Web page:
- Men and women are obligated in this Mitzvah.
- Enough money to purchase a regular meal should be given to at least two people.
- One should clarify that the receiver is genuinely needy in order to fulfil the Mitzvah in its proper fashion.
- In addition to this, although normally we are careful not to be naïve in who we give our charity to, on Purim, one should try not to refuse anyone who extends their hand in need whatever their situation.
- It is better to spend more money on gifts to the poor (Matanot Le’Evyonim) than on Mishloach Manot.
Seudat Purim – Festive Purim Feast and Other Laws
The danger that we faced on Purim was physical in nature, in that Haman wanted to kill every single Jewish person. The appropriate way of rejoicing, therefore, is by celebrating our physical lives and bodies by eating and drinking. There is also a special Mitzvah to get drunk on Purim until one doesn’t know the difference between “cursed is Haman” and “blessed is Mordechai” for after all, the Megilla teaches us that there really is no difference. At the end of the day, Good will always overcome Evil. We also have a custom to dress up in costumes on Purim as an allusion to the nature of the Purim miracle being in a hidden manner.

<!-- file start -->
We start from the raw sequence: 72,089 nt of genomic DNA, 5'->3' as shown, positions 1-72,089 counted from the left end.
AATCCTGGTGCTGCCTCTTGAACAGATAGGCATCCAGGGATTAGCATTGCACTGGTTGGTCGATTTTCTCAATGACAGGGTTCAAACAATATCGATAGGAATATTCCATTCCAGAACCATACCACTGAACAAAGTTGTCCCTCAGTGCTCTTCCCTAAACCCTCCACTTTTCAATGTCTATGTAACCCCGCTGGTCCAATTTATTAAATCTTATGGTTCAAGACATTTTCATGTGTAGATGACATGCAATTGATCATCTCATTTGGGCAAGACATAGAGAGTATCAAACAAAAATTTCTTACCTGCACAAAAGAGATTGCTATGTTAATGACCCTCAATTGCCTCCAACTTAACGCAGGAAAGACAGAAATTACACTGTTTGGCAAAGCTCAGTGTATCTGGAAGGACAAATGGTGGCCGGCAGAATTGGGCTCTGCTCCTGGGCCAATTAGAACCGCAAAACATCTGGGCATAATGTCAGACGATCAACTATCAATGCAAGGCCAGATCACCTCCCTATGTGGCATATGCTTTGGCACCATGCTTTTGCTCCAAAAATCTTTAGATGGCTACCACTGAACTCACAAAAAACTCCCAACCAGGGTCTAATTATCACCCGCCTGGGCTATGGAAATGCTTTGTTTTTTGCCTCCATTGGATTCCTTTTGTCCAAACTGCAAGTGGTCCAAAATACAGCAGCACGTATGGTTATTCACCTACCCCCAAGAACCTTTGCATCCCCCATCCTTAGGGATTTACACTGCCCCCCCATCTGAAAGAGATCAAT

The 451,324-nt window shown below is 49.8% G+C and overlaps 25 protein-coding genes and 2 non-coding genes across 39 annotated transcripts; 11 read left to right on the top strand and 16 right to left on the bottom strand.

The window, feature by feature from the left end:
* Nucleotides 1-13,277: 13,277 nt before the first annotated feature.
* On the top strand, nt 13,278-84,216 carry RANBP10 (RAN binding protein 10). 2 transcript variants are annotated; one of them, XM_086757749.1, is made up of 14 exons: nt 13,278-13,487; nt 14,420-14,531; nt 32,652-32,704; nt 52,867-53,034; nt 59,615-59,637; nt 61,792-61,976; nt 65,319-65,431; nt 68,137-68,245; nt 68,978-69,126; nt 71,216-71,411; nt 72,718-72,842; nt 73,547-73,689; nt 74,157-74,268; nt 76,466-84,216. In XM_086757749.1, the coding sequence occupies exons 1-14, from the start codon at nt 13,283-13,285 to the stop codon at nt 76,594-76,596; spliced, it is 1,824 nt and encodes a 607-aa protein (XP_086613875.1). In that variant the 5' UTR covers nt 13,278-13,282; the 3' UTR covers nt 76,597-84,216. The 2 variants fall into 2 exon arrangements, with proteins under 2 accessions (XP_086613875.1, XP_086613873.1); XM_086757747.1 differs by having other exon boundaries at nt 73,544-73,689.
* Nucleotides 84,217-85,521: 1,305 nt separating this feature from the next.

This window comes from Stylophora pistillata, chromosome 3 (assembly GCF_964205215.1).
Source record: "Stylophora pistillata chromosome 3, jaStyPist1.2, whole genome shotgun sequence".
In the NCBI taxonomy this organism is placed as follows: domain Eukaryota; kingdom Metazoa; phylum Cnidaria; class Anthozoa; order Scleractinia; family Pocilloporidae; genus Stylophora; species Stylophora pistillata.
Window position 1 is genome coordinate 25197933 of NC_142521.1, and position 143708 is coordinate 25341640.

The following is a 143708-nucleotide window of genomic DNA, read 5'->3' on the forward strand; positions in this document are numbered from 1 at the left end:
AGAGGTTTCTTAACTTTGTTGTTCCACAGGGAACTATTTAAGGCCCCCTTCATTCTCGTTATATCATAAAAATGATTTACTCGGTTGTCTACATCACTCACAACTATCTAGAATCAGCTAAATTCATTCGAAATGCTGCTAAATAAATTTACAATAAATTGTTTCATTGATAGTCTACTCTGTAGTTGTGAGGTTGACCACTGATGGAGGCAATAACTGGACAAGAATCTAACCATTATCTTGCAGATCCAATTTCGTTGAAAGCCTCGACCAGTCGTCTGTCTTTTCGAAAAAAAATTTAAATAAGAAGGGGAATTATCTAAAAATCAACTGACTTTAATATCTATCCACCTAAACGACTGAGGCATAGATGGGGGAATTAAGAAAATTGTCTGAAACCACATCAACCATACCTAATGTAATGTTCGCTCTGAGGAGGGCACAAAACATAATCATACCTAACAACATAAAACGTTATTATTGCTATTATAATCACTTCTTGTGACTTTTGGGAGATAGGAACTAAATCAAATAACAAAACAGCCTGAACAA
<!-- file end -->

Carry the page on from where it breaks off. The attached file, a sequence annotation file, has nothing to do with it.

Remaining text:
- The grand finale of the day is a festive meal which should begin during the day and continue into the night.
- The meal should include meat and wine.
- Songs of thanks and words of Torah should also shared at the meal.
- After the meal, one should include the paragraph “Al Ha’Nisim”, describing the Purim miracle, in the Grace After Meals.
- This paragraph should also be included in the Amidah prayers recited throughout the course of the day.
Purim Sameach – Happy Purim!